The alarming steady rise of unpaid overdue electricity bills owed by consumers to the main power utility PPC, now totaling 2.2 billion euros, has placed both the corporation and government in difficult positions.
If the consumer arrears figure, nearly double the utility’s bourse value, does not start falling, then PPC will be forced to either become more relentless with its supply cut policy or increase tariffs. Both would have a negative political impact on the government as it battles to manage the bailout agreement’s repercussions on ordinary citizens.
Officials at PPC and the energy ministry are hoping that the utility’s intensified power-cut warnings of late will prompt consumers with arrears to start making payments, which could stop the utility’s consumer arrears figure from rising further. It has increased at a rate of about 40 million euros per month, or two percent, over the past five months. The data for next month will be crucial.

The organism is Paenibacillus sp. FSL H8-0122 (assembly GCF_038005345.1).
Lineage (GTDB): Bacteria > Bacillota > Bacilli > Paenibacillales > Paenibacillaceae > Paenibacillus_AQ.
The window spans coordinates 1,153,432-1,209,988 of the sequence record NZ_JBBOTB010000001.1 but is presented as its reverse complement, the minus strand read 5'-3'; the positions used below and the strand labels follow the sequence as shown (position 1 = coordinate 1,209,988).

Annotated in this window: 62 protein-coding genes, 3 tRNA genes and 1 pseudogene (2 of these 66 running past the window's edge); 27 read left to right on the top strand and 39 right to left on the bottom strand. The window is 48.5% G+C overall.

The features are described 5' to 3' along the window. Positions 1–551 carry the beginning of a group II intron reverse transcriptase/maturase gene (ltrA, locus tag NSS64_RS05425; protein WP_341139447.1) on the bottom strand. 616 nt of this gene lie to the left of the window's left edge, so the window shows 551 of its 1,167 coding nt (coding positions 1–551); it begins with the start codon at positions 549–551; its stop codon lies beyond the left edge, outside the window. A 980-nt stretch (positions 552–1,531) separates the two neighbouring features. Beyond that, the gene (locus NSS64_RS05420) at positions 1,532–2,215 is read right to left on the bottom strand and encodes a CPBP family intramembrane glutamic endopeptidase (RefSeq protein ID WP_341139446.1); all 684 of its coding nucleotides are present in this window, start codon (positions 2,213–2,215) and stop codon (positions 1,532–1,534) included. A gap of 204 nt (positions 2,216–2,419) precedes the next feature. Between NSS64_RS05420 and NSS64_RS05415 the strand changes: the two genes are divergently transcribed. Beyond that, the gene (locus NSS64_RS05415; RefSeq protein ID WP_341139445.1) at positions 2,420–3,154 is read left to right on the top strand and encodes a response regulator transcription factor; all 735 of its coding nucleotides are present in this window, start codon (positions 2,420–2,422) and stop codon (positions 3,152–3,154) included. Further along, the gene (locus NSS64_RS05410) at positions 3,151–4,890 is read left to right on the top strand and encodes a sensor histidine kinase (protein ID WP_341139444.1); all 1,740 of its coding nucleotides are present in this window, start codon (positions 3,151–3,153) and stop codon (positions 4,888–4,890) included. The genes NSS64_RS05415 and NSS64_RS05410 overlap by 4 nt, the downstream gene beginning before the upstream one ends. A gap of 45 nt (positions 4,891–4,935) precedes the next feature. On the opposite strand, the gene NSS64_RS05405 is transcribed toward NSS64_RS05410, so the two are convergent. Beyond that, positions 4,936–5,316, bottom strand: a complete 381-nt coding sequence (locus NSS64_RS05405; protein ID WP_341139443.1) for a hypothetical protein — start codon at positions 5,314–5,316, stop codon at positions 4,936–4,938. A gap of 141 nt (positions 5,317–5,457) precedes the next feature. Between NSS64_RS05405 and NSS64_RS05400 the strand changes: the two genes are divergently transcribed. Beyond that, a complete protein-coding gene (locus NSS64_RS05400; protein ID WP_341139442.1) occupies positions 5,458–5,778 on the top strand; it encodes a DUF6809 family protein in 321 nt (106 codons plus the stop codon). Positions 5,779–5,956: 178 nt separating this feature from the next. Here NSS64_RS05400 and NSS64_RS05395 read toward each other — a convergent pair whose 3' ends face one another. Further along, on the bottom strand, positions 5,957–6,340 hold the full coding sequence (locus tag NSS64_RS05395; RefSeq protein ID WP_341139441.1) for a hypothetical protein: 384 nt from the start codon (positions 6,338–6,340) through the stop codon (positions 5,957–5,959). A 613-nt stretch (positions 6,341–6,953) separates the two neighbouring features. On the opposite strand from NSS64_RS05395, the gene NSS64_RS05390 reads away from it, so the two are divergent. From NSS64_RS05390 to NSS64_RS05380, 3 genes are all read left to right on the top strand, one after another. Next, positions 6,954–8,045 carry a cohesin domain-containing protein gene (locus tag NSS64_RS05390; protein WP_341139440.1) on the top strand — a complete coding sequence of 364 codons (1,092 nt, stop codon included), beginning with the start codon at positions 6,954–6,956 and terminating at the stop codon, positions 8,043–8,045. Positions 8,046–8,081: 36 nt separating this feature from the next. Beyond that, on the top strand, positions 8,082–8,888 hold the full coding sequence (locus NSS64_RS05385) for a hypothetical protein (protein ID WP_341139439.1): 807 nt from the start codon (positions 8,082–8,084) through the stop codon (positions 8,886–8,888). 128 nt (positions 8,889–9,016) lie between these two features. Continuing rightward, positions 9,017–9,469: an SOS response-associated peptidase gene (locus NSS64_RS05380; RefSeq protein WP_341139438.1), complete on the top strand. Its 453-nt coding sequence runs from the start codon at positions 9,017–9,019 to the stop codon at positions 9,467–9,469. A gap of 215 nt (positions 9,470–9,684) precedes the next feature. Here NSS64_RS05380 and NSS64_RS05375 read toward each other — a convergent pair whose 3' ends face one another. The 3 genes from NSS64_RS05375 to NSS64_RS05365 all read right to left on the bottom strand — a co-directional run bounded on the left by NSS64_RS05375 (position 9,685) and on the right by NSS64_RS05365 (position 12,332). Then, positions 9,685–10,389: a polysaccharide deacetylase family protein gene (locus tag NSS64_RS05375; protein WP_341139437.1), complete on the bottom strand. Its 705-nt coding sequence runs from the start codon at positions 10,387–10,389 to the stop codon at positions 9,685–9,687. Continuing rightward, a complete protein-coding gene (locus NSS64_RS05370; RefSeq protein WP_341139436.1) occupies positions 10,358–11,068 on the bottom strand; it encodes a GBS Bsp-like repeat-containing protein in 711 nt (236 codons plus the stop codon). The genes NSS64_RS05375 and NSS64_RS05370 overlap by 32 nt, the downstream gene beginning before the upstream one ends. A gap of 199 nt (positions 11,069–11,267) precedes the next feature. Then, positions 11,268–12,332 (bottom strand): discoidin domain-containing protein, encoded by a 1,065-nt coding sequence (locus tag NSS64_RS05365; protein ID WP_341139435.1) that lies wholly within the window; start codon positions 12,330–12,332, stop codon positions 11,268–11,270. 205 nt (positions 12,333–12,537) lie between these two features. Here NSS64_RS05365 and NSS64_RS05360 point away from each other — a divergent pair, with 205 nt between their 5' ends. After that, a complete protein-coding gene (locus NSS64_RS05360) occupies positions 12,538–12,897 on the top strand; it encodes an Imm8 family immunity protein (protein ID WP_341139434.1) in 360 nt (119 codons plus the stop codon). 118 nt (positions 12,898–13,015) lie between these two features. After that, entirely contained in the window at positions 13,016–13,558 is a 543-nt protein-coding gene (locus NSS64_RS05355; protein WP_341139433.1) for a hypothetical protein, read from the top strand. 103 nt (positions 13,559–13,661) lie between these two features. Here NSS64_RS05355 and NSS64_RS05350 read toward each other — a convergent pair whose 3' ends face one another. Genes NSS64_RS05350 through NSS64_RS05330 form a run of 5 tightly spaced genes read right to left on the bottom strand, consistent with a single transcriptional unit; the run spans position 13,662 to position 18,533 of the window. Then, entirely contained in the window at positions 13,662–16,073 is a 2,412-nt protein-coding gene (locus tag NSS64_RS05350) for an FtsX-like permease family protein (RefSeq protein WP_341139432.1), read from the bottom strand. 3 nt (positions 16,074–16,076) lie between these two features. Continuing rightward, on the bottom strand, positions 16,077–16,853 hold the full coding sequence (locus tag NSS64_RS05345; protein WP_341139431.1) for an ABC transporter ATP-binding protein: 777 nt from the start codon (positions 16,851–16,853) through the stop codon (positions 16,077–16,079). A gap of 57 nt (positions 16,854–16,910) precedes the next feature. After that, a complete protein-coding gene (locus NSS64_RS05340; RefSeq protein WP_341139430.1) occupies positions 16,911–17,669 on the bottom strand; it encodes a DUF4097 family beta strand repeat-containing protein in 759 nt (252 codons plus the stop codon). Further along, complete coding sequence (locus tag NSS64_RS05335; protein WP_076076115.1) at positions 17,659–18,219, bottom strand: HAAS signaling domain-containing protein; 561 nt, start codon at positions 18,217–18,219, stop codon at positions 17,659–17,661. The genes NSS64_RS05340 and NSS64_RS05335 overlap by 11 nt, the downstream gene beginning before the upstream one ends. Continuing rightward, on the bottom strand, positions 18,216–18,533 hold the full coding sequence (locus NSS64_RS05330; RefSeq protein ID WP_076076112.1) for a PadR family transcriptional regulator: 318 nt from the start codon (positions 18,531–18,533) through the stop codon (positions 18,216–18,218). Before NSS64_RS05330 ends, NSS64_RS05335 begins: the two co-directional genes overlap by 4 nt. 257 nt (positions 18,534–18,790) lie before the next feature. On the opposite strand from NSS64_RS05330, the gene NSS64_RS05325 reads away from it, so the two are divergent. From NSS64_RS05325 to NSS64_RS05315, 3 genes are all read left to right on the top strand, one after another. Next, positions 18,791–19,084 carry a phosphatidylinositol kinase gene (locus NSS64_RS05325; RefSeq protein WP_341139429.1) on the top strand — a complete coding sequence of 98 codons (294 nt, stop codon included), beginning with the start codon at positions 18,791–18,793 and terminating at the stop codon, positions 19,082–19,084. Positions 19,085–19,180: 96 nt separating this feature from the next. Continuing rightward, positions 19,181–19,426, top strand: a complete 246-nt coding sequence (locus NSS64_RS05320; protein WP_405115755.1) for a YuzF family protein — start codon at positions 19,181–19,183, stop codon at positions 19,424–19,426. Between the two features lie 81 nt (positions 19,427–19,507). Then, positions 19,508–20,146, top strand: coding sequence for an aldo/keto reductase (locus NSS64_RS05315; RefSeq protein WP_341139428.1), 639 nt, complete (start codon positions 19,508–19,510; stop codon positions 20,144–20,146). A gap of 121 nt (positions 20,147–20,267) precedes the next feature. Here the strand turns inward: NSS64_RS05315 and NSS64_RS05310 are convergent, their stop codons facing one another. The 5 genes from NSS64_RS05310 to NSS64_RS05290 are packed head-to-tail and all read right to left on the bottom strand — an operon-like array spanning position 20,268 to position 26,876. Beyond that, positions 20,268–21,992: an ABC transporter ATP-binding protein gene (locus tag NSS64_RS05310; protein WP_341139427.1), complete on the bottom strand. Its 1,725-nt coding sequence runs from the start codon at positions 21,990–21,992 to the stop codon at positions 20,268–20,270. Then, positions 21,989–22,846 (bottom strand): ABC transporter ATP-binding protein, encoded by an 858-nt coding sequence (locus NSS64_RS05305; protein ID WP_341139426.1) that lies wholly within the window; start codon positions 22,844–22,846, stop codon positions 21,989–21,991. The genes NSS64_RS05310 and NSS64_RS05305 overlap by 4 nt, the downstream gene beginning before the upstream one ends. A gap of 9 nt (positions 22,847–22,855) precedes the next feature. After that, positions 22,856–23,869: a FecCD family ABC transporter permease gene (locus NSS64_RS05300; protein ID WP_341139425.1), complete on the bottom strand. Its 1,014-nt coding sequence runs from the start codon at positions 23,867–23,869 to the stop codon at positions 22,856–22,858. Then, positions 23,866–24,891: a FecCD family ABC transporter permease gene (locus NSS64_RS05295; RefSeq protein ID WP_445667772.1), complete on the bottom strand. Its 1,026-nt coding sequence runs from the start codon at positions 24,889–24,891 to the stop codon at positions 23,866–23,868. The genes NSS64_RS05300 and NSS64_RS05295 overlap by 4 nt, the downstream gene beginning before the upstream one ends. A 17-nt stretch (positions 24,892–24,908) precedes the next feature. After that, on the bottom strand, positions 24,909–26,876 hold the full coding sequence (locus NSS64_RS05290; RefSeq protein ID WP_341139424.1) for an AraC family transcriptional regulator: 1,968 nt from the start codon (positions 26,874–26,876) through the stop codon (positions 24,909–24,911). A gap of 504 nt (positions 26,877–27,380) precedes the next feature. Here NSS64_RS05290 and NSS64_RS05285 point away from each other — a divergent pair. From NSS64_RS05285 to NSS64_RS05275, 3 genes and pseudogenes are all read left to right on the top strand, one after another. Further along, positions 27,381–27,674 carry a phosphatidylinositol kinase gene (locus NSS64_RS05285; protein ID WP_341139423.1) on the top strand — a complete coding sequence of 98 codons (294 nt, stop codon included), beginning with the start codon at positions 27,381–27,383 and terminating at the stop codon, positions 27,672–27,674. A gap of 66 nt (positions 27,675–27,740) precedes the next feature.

Otherwise, the already challenging situation, which threatens to destabilize the entire energy sector, will become even more severe.
Both the energy ministry and PPC have swept aside reports contending power-cut orders may reach 700,000 in a year. To appease the widening sense of unease, energy minister Panos Skourletis declared the power cut-off point level for consumers with arrears would be increased.
Seeking to reinstate financial order at PPC while also showing social sensitivity, the balancing act sought by Skourletis, is easier said than done.
Some 600,000 households have already qualified for reduced rates offered to underprivileged consumer groups. The discount is covered by Public Service Compensation (YKO) surcharges on electricity bills.